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Environment Deployment Triggers, Variables and Security


In the previous step, we briefly discussed environments and queuing policies. In this step, we will look at triggers, variables and security as it relates to environment deployment.

Environment Deployment Triggers

You can configure a continuous deployment trigger in a release definition so that a new release is created automatically whenever a new version of a linked artefact is available. However, you must also configure deployment triggers for each environment in the definition for the new release to be deployed automatically to one or more of these environments.

Deployment triggers are configured for each environment, but the combination of these allows you to orchestrate the overall deployment, such as the sequence in which automated deployments occur across all the environments in a release definition.

For example, you can set up a linear pipeline where a release is deployed first to the Dev environment, then to the QA environment, and finally, if the deployment to QA succeeds, to the Prod environment.

Remember to leave a comment and engage in a discussion with peers. When you are ready, click on Mark as complete and in the next step, you will explore Tasks, Agent Phase Properties, Server Phase.

In the final step of this activity, we will learn about Tasks, Agent Phase Properties, Server Phase.

Alternatively, you can set up a release process in which a build is deployed to a number of QA environments in parallel as soon as it completes, but the release to the Prod environment must always be deployed manually by selecting a successful release and promoting it.

The triggering environment list lets you select more than one environment. This allows you to configure parallel (forked and joined) deployment pipelines where the deployment to an environment occurs only when deployment to all the selected environments succeeds.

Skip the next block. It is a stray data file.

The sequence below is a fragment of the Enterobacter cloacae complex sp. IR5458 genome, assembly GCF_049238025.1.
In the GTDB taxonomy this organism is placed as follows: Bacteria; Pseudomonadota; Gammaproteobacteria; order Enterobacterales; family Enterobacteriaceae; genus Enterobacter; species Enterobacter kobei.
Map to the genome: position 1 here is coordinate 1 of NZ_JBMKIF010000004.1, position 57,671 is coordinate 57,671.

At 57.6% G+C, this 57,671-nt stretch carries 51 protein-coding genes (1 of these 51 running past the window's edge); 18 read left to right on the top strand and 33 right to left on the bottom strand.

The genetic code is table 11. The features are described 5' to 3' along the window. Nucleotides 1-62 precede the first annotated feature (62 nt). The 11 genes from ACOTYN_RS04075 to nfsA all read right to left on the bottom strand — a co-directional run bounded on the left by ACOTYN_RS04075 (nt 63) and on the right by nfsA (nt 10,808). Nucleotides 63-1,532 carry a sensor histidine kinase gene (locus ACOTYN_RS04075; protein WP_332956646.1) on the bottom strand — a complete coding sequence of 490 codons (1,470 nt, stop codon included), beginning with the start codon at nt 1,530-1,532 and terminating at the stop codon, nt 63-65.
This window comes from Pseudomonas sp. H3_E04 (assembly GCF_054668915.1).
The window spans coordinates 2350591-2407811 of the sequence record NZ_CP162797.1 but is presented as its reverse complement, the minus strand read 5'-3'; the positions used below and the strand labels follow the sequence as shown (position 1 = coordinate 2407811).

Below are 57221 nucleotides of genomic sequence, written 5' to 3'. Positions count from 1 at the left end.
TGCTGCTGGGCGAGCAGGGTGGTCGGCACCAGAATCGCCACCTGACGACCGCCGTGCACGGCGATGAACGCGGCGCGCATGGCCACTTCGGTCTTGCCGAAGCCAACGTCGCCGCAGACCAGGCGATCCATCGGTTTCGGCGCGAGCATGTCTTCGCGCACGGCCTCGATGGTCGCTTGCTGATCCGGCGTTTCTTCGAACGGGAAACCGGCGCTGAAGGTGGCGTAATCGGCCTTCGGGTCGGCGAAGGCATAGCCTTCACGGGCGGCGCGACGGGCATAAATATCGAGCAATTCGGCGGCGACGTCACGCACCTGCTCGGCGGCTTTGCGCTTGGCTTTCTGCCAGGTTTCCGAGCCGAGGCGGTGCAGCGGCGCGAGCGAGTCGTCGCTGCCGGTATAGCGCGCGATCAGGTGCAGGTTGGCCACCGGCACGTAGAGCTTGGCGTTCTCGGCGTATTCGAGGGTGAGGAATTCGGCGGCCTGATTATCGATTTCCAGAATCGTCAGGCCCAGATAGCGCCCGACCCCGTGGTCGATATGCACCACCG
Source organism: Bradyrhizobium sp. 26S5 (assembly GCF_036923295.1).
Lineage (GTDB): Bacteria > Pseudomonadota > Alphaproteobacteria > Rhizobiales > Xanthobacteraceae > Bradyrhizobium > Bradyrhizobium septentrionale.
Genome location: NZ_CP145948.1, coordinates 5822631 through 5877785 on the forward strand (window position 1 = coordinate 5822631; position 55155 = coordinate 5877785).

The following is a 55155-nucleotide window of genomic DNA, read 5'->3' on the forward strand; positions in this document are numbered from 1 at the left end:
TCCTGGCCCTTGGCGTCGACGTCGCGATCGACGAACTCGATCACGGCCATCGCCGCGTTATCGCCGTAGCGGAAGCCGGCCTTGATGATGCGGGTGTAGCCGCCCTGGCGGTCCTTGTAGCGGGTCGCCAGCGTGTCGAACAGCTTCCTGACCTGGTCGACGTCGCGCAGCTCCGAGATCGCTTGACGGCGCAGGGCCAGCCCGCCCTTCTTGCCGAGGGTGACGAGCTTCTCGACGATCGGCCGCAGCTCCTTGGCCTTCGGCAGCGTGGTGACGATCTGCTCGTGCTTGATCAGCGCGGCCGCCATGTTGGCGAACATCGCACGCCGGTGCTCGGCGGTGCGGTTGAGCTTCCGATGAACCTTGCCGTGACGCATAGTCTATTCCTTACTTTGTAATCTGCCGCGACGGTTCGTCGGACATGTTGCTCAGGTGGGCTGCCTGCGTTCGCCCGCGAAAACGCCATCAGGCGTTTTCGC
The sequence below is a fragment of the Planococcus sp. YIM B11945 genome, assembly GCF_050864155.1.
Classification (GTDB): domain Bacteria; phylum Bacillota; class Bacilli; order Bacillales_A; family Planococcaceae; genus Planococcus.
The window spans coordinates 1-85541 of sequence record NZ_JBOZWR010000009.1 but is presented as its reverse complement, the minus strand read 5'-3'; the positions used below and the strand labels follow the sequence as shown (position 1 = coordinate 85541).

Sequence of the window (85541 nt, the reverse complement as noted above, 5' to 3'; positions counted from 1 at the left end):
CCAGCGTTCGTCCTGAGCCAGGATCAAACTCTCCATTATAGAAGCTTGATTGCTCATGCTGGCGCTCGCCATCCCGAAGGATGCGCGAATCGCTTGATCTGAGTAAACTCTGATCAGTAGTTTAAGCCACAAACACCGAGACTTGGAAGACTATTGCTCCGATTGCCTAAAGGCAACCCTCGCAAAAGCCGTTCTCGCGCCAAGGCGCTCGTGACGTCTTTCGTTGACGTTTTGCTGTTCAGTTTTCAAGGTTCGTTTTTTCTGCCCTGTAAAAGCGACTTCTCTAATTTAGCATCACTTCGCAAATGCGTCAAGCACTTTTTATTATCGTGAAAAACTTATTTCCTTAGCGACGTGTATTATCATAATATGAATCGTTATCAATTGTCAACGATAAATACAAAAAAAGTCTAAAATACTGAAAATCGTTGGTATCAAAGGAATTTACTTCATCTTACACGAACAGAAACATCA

Environment Variables

You can use the default variables and define custom variables and variable groups, that enable you to:

  • Share values across all of the tasks within one specific environment by using environment variables.

  • Share values across all of the environments by using release definition variables.

  • Share values across all the release definitions in a project by using variable groups.

  • Run your deployments in debug mode to show additional information that can help you resolve issues and failures.

Using variables at the project, release definition, and environment scope helps you to:

  • Avoid duplication of values, making it easier to update all occurrences as one operation.

  • Store sensitive values in a way that they cannot be seen or changed by users of the release definitions.

Environment Security

Permissions in Release Management define the authorisations that can be granted or denied to users and groups. These permissions can be granted or denied in a hierarchical model at the team project level, for a specific release definition, or for a specific environment in a release definition.

Within this hierarchy, permissions can be inherited from the parent or overridden. To understand the permissions available, and how these are set at the project and release definition level, see Build and release permissions and roles (Security).

For steps on how to add, clone, and use templates; and set triggers, policies, configure variables, and general options, see Where to deploy? Environments in Microsoft Release Management.

In the following step, we will explore Tasks, Agent Phase Properties and Server Phase and you will have the opportunity to take part in a discussion.

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